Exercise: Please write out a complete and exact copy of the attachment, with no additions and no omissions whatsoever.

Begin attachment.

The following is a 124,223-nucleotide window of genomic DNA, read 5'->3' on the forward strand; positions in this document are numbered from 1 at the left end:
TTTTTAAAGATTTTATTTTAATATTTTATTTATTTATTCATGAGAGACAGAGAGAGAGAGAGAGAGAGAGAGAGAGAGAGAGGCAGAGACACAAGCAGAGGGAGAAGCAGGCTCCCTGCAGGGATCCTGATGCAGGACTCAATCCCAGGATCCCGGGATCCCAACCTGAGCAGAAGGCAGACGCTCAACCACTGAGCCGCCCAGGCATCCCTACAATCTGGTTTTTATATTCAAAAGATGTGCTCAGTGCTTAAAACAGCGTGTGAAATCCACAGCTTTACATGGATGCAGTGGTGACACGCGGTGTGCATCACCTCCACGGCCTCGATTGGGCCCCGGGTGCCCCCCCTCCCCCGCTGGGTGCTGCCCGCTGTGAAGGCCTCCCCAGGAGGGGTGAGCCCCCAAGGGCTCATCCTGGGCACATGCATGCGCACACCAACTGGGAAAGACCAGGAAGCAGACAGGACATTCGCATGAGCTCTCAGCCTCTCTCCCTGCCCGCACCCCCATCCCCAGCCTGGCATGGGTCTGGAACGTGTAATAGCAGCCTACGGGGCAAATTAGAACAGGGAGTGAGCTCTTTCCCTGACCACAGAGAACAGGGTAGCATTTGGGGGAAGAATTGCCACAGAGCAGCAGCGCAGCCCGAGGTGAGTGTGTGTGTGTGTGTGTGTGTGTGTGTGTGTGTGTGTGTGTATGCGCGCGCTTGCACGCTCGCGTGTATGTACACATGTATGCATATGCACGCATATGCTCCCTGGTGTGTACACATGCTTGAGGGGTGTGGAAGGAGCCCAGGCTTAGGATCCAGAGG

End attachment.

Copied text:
The following is a 124,223-nucleotide window of genomic DNA, read 5'->3' on the forward strand; positions in this document are numbered from 1 at the left end:
TTTTTAAAGATTTTATTTTAATATTTTATTTATTTATTCATGAGAGACAGAGAGAGAGAGAGAGAGAGAGAGAGAGAGAGAGGCAGAGACACAAGCAGAGGGAGAAGCAGGCTCCCTGCAGGGATCCTGATGCAGGACTCAATCCCAGGATCCCGGGATCCCAACCTGAGCAGAAGGCAGACGCTCAACCACTGAGCCGCCCAGGCATCCCTACAATCTGGTTTTTATATTCAAAAGATGTGCTCAGTGCTTAAAACAGCGTGTGAAATCCACAGCTTTACATGGATGCAGTGGTGACACGCGGTGTGCATCACCTCCACGGCCTCGATTGGGCCCCGGGTGCCCCCCCTCCCCCGCTGGGTGCTGCCCGCTGTGAAGGCCTCCCCAGGAGGGGTGAGCCCCCAAGGGCTCATCCTGGGCACATGCATGCGCACACCAACTGGGAAAGACCAGGAAGCAGACAGGACATTCGCATGAGCTCTCAGCCTCTCTCCCTGCCCGCACCCCCATCCCCAGCCTGGCATGGGTCTGGAACGTGTAATAGCAGCCTACGGGGCAAATTAGAACAGGGAGTGAGCTCTTTCCCTGACCACAGAGAACAGGGTAGCATTTGGGGGAAGAATTGCCACAGAGCAGCAGCGCAGCCCGAGGTGAGTGTGTGTGTGTGTGTGTGTGTGTGTGTGTGTGTGTGTGTGTATGCGCGCGCTTGCACGCTCGCGTGTATGTACACATGTATGCATATGCACGCATATGCTCCCTGGTGTGTACACATGCTTGAGGGGTGTGGAAGGAGCCCAGGCTTAGGATCCAGAGG